Griffith looks north and reshuffles estate

Queensland institution plots ‘visible and confident presence’ in business district as it flags ‘alternative use’ for campus in the suburbs

November 17, 2019
Brisbane, Australia
Source: iStock

Queensland’s Griffith University is the latest Australian institution to trade on the innate value of its land, as it overhauls its facilities and programmes.

In a new five-year strategic plan, Griffith flags its intention to jettison one of its campuses – Mount Gravatt, in Brisbane’s southern suburbs – as part of a A$1 billion (£530 million) infrastructure renewal.

The university’s criminology, psychology and education disciplines will be shifted to a newly constructed social science building at the nearby Nathan campus, the document says. This will enable more research integration with the sciences, which will be housed in a new building set for launch next year and consolidated in other “state-of-the-art” facilities at Nathan.

The move will also permit Griffith to “use our land more efficiently”, the plan says. “[It] will allow us to move out of the Mount Gravatt campus within the next five to seven years, after negotiating with the Queensland government for an alternative use.

“While Mount Gravatt has a proud history, particularly in educating teachers, it is no longer viable as a separate campus.”

Western Sydney University (WSU), Melbourne’s La Trobe, Adelaide’s Flinders and Perth’s Curtin universities have also unveiled or implemented plans to leverage their land – in WSU’s case, selling off some of its campuses – to finance large-scale infrastructure upgrades.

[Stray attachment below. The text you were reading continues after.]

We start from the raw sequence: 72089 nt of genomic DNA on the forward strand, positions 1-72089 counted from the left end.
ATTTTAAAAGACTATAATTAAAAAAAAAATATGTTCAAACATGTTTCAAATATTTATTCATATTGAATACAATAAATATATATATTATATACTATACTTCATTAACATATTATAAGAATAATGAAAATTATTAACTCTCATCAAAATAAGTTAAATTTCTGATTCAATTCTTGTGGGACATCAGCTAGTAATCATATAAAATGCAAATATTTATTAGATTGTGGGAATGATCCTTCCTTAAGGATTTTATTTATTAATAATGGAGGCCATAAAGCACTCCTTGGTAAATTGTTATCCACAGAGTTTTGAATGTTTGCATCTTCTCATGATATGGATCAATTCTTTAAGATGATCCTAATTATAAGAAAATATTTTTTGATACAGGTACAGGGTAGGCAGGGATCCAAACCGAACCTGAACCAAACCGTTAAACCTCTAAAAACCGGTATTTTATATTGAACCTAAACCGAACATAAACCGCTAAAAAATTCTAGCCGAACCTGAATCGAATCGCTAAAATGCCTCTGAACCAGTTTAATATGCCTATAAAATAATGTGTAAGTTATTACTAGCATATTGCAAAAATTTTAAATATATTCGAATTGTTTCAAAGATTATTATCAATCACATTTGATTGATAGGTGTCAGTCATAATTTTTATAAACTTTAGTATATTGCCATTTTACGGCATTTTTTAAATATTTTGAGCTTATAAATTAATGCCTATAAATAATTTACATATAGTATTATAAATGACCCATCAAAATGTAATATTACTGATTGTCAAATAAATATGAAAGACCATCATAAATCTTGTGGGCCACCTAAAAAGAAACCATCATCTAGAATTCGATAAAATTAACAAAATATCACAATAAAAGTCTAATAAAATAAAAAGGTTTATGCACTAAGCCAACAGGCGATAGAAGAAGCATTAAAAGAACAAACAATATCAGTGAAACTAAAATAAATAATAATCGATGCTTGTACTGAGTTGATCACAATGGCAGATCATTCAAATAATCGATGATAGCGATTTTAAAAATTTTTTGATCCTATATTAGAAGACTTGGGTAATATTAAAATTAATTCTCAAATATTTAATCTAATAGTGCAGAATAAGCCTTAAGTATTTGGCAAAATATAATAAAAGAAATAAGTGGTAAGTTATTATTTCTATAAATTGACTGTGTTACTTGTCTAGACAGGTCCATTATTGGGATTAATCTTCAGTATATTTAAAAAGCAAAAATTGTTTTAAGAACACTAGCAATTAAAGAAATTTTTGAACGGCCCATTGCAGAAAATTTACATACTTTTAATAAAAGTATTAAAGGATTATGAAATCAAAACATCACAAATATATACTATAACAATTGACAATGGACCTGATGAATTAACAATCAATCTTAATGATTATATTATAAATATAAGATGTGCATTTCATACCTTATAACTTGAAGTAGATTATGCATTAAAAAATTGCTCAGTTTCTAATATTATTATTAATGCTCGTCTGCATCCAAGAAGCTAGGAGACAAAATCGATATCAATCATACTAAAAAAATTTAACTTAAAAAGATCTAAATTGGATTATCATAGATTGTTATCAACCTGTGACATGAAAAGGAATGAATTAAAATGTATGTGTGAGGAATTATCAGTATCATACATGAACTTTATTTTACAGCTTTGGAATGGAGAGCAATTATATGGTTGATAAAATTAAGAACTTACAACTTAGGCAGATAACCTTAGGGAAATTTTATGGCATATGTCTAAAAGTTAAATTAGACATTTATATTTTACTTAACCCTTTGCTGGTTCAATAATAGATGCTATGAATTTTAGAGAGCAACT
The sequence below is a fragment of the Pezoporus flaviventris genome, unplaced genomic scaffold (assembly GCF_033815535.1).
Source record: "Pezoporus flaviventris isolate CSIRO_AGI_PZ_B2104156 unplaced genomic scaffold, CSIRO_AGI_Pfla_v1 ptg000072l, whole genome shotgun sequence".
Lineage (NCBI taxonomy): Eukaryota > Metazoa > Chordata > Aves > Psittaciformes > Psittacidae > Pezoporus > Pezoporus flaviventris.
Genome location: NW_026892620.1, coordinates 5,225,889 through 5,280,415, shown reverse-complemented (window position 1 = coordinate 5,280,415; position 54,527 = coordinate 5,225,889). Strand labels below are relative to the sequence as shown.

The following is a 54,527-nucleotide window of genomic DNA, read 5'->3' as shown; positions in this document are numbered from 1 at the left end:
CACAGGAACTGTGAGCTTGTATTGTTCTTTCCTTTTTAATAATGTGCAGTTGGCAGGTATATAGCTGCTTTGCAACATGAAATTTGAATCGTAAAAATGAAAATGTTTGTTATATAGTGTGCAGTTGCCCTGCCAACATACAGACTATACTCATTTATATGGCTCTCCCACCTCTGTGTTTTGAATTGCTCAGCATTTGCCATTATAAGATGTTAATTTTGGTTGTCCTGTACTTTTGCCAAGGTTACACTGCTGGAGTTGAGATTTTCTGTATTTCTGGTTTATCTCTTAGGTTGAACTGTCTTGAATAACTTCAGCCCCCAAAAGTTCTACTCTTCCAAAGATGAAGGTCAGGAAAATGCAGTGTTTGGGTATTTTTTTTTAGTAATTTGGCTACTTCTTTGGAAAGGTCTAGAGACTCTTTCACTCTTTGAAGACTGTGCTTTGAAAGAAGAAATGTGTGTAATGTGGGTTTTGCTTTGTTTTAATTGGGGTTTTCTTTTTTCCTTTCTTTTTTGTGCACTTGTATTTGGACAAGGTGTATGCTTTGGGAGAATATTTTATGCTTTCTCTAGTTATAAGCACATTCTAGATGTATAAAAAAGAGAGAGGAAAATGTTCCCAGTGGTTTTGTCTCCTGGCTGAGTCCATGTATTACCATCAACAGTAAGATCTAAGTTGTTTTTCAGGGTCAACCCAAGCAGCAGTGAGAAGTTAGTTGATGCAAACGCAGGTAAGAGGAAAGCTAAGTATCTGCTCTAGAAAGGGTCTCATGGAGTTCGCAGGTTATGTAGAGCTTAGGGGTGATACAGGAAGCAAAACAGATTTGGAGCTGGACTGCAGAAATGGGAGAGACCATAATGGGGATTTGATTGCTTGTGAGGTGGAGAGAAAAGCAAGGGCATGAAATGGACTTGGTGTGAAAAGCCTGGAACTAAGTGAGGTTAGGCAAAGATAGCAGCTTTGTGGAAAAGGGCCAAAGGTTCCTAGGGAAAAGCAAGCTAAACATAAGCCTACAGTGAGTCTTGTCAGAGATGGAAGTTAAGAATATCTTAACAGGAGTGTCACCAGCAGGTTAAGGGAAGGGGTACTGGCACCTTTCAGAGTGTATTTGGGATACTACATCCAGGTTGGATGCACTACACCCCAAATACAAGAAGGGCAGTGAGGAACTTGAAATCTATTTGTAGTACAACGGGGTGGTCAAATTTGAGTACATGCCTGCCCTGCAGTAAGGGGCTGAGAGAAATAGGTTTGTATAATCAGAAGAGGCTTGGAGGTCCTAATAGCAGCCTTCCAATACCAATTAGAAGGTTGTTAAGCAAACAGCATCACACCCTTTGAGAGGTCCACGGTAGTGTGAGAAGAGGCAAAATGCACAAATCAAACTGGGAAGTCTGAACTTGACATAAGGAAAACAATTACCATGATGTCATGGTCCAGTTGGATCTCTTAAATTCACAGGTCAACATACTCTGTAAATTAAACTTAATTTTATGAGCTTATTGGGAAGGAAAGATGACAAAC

Griffith said its strategy was the product of nine months of consultation with staff, students, alumni and external stakeholders. The document outlines plans for research, teaching, engagement, staff development and physical and digital infrastructure in the lead-up to the university’s 50th birthday in 2025.

The strategy has been crafted to reinforce Griffith’s position as “a values-based university aligned to important societal issues such as sustainability, diversity, inclusion and social justice”, the university said.

The plan sets targets to halve carbon emissions, boost indigenous staff numbers and break into the world’s top 200 universities for implementation of the sustainable development goals. “We commit to living our values in the way we operate our university,” vice-chancellor Carolyn Evans said.

The infrastructure proposals include an “ambitious” development across the river from central Brisbane, in a move Professor Evans said would “create a front door to Griffith”. A “major new campus” will be built around the Queensland College of Art and Griffith Film School, at South Bank, and will host programmes in business, law, public policy, journalism and continuing professional development.

“It will make a visible statement about Griffith’s capacity and willingness to engage with the public and key economic, political and social players in Brisbane,” the plan says.

The document also flags developments at Griffith’s campuses at the Gold Coast, south of metropolitan Brisbane, and Logan in the city’s rapidly growing south-western fringe. Logan’s “considerable available space” will be better utilised through the creation of “a critical mass of users to allow for the provision of services such as childcare [and] food”, the plan says.

The proposals continue Griffith’s encroachment north, south and west of its southern suburbs birthplace. The Gold Coast campus, which boasted just 2,000 students when it amalgamated with the university in 1990, now hosts more enrolments than the foundation campus at Nathan.

“Our objective is to ensure that the future brings benefits to as many people as possible,” Professor Evans said.

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